Purveyor of Bollocks to the Crowned Heads of Europe
Friday, 14 March 2014
What do you want to be when you grow up?
"It didn't happen."
This was all the boy could say when I told him what his sister had seen the week before when the glasses shot off the shelf. This conversation was becoming about as fruitful as an argument with a Jehovah's Witness, but there was alcohol involved and we had to talk about something.
There would have been more alcohol involved, but thankfully the boy took our money to buy a couple more bottles and went off to spend it in a pub with his mate, leaving us with his girlfriend and mobile phone so he couldn't be contacted.
The next day, the boy began planning the same group holiday in a rented cottage in France that I have been planning since he really was a boy, but I said I couldn't see it happening any time soon. He thought I was talking about herding cats, but I did not tell him that I would not want to spend a week with him in some isolated French Gite until he had grown up, for fear of sparking another tantrum.
My best guess is that this process will take another ten years if it happens at all, which is why I still call him 'the boy'. He needs the perspective of a bit more adversity in his life, and not just the monthly problem of finding the rent on his inexpensive, large and well-situated flat which he shares with 2 others, but I really don't want to wish it on him.
Things have just fallen into his lap, and I am still very proud of him for being the only person I have ever heard of who leaves film school and gets a job in the industry immediately, bypassing the usual steps on the ladder which invariably involve running and making tea.
In under a year, he has left college, left that good job and is now Assistant Editor to a production company whose headquarters is 30 yards away from his flat. He is 21 years old, and obviously good at what he has decided to do. In a few weeks, you will see his name on the credits of some very popular TV shows, and quite near the top as well.
It is only a matter of time - and if this brief history is anything to go by, not much of it - before he will be deeper into the production process, ending up in the direction side of it, which he has set his heart on since he really could be called a 'boy'.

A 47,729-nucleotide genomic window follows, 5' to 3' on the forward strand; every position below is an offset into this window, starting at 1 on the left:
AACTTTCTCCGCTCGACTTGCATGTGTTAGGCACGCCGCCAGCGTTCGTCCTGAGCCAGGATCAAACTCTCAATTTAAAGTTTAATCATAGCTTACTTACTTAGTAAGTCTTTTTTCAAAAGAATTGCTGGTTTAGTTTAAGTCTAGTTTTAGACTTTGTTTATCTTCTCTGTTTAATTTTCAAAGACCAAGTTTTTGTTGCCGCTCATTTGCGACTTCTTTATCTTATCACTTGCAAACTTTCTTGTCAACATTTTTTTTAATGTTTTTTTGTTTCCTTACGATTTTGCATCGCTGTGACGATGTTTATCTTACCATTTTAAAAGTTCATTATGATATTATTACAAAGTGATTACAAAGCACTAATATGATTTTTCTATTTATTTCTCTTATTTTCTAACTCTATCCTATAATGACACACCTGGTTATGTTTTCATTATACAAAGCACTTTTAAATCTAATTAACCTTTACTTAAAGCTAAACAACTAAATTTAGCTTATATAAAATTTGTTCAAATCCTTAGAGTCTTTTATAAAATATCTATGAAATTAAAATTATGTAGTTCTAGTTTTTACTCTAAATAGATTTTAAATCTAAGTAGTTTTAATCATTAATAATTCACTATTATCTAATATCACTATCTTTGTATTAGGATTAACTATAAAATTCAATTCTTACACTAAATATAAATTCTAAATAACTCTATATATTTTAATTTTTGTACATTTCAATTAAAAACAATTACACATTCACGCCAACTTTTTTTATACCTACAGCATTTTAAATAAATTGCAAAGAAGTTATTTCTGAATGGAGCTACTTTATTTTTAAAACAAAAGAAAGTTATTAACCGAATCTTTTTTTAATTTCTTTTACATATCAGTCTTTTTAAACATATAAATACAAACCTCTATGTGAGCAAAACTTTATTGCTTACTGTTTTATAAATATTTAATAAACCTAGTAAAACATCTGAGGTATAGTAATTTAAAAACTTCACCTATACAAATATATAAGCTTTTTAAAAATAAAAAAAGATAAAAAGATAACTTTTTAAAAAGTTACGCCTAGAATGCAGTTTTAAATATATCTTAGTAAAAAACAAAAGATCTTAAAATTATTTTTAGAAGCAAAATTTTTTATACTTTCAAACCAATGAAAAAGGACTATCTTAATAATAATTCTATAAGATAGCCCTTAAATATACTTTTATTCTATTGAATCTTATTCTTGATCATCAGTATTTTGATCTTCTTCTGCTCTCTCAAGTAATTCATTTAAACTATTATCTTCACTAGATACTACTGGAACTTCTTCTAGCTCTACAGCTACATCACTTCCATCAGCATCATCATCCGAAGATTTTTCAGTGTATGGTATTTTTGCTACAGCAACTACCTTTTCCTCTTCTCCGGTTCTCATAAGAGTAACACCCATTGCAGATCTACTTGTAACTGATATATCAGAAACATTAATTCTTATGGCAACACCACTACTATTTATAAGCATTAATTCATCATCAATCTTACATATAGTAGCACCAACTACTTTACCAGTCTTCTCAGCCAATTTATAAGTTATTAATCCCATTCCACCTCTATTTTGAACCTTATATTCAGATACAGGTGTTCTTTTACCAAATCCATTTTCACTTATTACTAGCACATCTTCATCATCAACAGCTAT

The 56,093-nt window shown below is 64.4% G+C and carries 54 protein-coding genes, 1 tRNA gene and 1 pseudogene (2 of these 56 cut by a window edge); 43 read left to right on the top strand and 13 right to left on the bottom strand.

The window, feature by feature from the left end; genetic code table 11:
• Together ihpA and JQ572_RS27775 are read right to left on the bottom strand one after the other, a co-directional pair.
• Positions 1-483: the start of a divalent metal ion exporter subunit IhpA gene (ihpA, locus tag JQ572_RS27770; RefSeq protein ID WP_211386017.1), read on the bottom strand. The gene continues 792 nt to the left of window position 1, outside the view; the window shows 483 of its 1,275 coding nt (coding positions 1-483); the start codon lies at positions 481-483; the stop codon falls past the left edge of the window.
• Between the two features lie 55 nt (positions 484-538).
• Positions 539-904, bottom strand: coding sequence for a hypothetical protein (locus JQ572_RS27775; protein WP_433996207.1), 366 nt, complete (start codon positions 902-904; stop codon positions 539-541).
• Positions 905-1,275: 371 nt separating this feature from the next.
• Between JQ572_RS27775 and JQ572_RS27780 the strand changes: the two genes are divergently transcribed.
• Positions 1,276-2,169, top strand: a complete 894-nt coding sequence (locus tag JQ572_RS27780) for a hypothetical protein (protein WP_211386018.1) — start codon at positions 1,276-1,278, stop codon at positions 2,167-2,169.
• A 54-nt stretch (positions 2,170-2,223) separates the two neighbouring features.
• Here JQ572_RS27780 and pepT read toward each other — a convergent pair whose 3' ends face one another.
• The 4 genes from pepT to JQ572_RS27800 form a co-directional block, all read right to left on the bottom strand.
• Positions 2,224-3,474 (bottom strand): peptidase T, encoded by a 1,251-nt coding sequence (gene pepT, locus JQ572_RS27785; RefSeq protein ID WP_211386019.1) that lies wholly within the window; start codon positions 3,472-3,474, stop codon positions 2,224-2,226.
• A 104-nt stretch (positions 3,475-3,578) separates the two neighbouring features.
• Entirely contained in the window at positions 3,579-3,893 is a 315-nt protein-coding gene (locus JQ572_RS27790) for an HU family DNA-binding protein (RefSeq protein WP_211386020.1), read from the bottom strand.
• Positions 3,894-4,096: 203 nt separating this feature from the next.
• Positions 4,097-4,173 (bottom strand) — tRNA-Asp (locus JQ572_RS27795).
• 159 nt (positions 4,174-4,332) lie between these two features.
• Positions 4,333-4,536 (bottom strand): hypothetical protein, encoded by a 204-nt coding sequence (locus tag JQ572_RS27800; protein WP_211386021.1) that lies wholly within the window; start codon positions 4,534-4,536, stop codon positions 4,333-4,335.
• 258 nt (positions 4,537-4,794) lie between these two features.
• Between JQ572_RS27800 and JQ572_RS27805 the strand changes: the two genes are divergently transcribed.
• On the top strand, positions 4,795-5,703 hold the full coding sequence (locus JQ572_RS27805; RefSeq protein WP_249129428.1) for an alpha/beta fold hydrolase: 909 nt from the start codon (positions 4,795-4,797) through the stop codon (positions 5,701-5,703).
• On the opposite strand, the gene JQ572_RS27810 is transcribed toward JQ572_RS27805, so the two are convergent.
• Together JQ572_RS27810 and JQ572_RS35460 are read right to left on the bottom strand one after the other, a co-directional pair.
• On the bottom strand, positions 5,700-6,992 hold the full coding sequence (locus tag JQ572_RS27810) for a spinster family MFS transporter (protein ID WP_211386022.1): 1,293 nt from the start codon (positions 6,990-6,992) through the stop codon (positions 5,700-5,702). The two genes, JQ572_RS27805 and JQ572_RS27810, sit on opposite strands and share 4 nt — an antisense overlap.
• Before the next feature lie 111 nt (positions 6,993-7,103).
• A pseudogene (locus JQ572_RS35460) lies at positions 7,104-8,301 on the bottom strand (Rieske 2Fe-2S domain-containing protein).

He doesn't appear to be driven by ambition like many other successful people, he just tells us what is going to happen and then it does. It is almost as if nobody has told him that some things are impossible, so he has entered adulthood with the same mind-set as a child, for whom anything is possible. If this is the case, then why does he refuse to accept the account of an 'impossible' event as witnessed by his own sister?
I sometimes envy single-minded people, but I wonder what I would be like as a person if I had been born knowing what I was going to do from the very beginning. Maybe that is the normal state, but for most people it leads to a great deal of bitter disappointment and compromise.
It says a lot that my few heroes include John Aubrey, who is right there at the top of the list. The rest of them do not necessarily excel in their chosen careers either, but at least have been good enough at them to come to my attention hundreds of years later.
I was realistic enough at age 30 or so to know that I was not good enough to be a writer as I discovered that I desired to be, but I thought that with a little more practice and experience of the world, I could be. Now I find myself telling other people how hard it is to get taken on after the age of 50 when they try to encourage me. I've never been good at taking rejection, especially from women. There's a difference between child-like and childish.
Yesterday, a robin came into my workshop during lunch when I wasn't there and shat on that piece of white marble. It had been eating some sort of purple berries, and it left a deep stain which will take a great deal of effort to remove. I have turned into a 63 year-old expert on how to clean robin-shit off white marble.
Do you know, I think that I will not bother to clean the purple shit-stain from that piece. Despite being the most complicated, crispest and most labour-intensive bit of marble carving I have ever been asked to do, once it is finished and in place, the client will have to get on his hands and knees to see it.
The client is also one of the most single-minded and successful people I have ever met in my life as well.